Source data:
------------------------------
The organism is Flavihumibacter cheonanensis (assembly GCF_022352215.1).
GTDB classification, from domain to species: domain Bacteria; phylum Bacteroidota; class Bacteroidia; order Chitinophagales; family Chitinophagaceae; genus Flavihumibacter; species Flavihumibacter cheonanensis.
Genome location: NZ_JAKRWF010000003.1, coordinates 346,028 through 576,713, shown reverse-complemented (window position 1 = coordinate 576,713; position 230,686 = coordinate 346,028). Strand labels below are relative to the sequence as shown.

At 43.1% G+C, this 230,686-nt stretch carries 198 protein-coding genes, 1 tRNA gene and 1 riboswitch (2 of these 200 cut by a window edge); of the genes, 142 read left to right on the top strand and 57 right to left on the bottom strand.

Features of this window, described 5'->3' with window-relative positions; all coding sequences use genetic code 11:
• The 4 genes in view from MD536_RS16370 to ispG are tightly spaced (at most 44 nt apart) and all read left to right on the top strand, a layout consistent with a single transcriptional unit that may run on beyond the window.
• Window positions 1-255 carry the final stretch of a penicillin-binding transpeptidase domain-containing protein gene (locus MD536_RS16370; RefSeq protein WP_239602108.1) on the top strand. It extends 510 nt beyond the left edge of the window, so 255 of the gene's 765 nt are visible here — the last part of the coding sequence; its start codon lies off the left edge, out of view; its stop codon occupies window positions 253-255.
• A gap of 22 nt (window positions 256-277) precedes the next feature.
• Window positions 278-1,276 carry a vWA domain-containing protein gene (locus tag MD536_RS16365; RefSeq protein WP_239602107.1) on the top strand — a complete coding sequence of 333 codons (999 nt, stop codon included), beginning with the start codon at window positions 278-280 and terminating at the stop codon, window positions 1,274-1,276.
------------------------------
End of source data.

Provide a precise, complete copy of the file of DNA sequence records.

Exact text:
The organism is Flavihumibacter cheonanensis (assembly GCF_022352215.1).
GTDB classification, from domain to species: domain Bacteria; phylum Bacteroidota; class Bacteroidia; order Chitinophagales; family Chitinophagaceae; genus Flavihumibacter; species Flavihumibacter cheonanensis.
Genome location: NZ_JAKRWF010000003.1, coordinates 346,028 through 576,713, shown reverse-complemented (window position 1 = coordinate 576,713; position 230,686 = coordinate 346,028). Strand labels below are relative to the sequence as shown.

At 43.1% G+C, this 230,686-nt stretch carries 198 protein-coding genes, 1 tRNA gene and 1 riboswitch (2 of these 200 cut by a window edge); of the genes, 142 read left to right on the top strand and 57 right to left on the bottom strand.

Features of this window, described 5'->3' with window-relative positions; all coding sequences use genetic code 11:
• The 4 genes in view from MD536_RS16370 to ispG are tightly spaced (at most 44 nt apart) and all read left to right on the top strand, a layout consistent with a single transcriptional unit that may run on beyond the window.
• Window positions 1-255 carry the final stretch of a penicillin-binding transpeptidase domain-containing protein gene (locus MD536_RS16370; RefSeq protein WP_239602108.1) on the top strand. It extends 510 nt beyond the left edge of the window, so 255 of the gene's 765 nt are visible here — the last part of the coding sequence; its start codon lies off the left edge, out of view; its stop codon occupies window positions 253-255.
• A gap of 22 nt (window positions 256-277) precedes the next feature.
• Window positions 278-1,276 carry a vWA domain-containing protein gene (locus tag MD536_RS16365; RefSeq protein WP_239602107.1) on the top strand — a complete coding sequence of 333 codons (999 nt, stop codon included), beginning with the start codon at window positions 278-280 and terminating at the stop codon, window positions 1,274-1,276.